There’s nothing like a good point/counterpoint debate, and MFour cofounder and CEO Chris St. Hilaire makes his point about the capabilities of mobile research loud and clear in today’s bimonthly e-newsletter from Quirks’ Marketing Research Media.
Chris’s essay is a rejoinder to an article in the June edition of Quirk’s magazine, in which Australian researcher Philip Derham conducted a study of survey respondents from Down Under and found that many of them disliked taking surveys on their smartphones because of problems such as dropped signals that made it frustrating and often impossible to complete the questions.
Click here for Chris’s full response published by Quirk’s — and for a further comment from Derham that we appreciate.
Our MFour leader (pictured) spells out the differences between bad mobile methods that led to the Australian study’s dismal findings for mobile surveys, and the very different state-of-the-art methods and technologies that MFour deploys for its clients.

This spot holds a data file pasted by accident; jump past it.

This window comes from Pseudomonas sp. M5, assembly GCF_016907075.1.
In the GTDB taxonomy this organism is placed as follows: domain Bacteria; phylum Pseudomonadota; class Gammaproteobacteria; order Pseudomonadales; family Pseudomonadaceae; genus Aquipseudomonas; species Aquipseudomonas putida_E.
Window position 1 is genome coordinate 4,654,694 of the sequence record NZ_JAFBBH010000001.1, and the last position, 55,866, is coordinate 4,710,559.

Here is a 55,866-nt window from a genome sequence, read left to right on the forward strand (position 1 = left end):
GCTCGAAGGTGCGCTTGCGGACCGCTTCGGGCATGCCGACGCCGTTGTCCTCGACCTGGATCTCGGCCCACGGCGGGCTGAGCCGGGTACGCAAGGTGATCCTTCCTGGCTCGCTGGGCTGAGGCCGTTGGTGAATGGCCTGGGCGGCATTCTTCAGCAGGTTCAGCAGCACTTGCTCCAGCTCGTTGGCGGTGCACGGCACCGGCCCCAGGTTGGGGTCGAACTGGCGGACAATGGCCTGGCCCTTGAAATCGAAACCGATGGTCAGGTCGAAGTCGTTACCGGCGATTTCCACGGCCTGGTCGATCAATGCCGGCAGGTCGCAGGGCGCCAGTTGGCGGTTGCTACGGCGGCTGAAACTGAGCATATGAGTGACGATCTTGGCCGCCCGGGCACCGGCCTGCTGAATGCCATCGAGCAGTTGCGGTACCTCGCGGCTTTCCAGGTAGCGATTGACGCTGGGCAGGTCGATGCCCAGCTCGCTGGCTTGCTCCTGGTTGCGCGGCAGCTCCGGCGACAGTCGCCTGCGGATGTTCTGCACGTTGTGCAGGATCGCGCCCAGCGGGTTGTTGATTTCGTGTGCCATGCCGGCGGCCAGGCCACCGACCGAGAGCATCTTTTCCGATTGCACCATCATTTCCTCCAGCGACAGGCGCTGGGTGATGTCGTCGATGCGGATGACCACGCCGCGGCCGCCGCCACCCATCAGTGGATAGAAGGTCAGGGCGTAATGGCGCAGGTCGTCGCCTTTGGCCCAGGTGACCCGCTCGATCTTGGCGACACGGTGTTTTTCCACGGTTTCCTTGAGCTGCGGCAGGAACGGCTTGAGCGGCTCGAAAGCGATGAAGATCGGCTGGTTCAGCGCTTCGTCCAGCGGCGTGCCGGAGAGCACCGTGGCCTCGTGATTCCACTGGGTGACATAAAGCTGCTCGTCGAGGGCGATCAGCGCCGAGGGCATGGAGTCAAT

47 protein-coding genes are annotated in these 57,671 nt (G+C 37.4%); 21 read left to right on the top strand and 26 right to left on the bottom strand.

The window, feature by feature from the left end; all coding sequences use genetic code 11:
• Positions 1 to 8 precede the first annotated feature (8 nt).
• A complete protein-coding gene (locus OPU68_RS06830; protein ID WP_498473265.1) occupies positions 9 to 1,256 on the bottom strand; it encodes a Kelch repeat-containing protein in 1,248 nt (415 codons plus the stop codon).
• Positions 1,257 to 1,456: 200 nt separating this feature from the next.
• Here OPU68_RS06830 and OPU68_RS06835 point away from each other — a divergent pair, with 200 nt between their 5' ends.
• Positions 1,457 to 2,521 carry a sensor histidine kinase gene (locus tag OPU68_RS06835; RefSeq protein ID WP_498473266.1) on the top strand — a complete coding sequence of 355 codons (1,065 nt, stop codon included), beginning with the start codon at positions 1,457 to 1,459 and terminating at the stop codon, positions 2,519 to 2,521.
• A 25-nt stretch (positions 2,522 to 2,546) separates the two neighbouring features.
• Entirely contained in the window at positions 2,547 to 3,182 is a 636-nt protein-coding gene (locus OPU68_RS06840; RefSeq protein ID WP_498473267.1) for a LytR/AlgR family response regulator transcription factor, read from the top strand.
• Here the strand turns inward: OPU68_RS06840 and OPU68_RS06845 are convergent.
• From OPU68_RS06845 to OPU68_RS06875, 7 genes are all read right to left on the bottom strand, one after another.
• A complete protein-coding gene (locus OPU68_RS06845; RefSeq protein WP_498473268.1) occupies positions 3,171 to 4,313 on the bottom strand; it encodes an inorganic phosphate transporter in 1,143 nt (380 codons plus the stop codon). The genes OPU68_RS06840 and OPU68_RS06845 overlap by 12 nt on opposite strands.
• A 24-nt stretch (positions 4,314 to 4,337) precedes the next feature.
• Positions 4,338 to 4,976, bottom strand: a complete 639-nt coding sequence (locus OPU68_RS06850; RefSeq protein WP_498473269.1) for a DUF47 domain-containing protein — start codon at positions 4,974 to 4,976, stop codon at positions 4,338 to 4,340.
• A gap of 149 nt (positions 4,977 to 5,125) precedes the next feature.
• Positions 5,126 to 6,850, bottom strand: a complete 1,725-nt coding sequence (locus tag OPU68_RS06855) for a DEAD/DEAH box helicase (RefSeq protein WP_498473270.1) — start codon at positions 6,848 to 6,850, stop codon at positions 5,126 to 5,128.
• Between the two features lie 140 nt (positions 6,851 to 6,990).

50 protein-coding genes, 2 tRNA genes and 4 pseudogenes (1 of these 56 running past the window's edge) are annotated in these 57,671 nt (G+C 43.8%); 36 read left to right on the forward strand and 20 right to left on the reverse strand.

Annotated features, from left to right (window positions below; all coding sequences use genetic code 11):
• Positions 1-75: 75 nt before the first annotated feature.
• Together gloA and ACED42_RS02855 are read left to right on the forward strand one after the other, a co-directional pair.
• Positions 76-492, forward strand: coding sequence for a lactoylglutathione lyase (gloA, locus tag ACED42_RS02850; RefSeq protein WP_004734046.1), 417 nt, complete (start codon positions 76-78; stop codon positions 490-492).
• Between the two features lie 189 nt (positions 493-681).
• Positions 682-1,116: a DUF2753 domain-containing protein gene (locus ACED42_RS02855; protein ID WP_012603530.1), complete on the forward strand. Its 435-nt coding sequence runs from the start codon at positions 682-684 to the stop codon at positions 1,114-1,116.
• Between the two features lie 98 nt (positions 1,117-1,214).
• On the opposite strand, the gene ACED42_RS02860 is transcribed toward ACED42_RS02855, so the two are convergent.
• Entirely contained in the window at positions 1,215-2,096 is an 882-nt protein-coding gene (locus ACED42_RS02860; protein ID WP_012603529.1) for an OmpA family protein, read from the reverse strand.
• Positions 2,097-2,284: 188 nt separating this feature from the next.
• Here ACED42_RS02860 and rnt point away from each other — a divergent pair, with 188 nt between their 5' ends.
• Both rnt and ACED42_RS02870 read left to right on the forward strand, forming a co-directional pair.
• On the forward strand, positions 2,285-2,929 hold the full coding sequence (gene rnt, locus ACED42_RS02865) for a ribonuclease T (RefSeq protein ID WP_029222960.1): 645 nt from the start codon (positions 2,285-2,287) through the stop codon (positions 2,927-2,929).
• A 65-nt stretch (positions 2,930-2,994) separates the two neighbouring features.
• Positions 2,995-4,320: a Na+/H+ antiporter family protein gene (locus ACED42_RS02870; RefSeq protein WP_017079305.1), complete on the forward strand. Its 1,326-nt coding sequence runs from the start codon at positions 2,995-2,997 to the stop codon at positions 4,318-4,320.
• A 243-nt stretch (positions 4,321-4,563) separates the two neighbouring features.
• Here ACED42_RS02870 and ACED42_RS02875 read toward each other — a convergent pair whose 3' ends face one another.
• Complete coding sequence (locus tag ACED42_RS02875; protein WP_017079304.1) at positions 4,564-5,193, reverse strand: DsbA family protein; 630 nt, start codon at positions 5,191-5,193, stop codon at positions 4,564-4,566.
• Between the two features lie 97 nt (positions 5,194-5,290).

“Technologies and panel-recruitment methods can differ radically between flawed and optimal approaches, yet all are lumped in the same `mobile’ category,’” Chris observes. “There is, in fact, good mobile and bad mobile, and the study published in Quirk’s uncovers precisely what’s wrong with the bad stuff.”
In his comment following up on Chris’s essay, Derham writes that state of the art mobile technology is not yet available to market researchers in Australia, but “I appreciate the discussion and the exchange of ideas that enables our industry to strengthen the range of tools and techniques available for us all, so we can choose the most appropriate, not just the one someone has available.”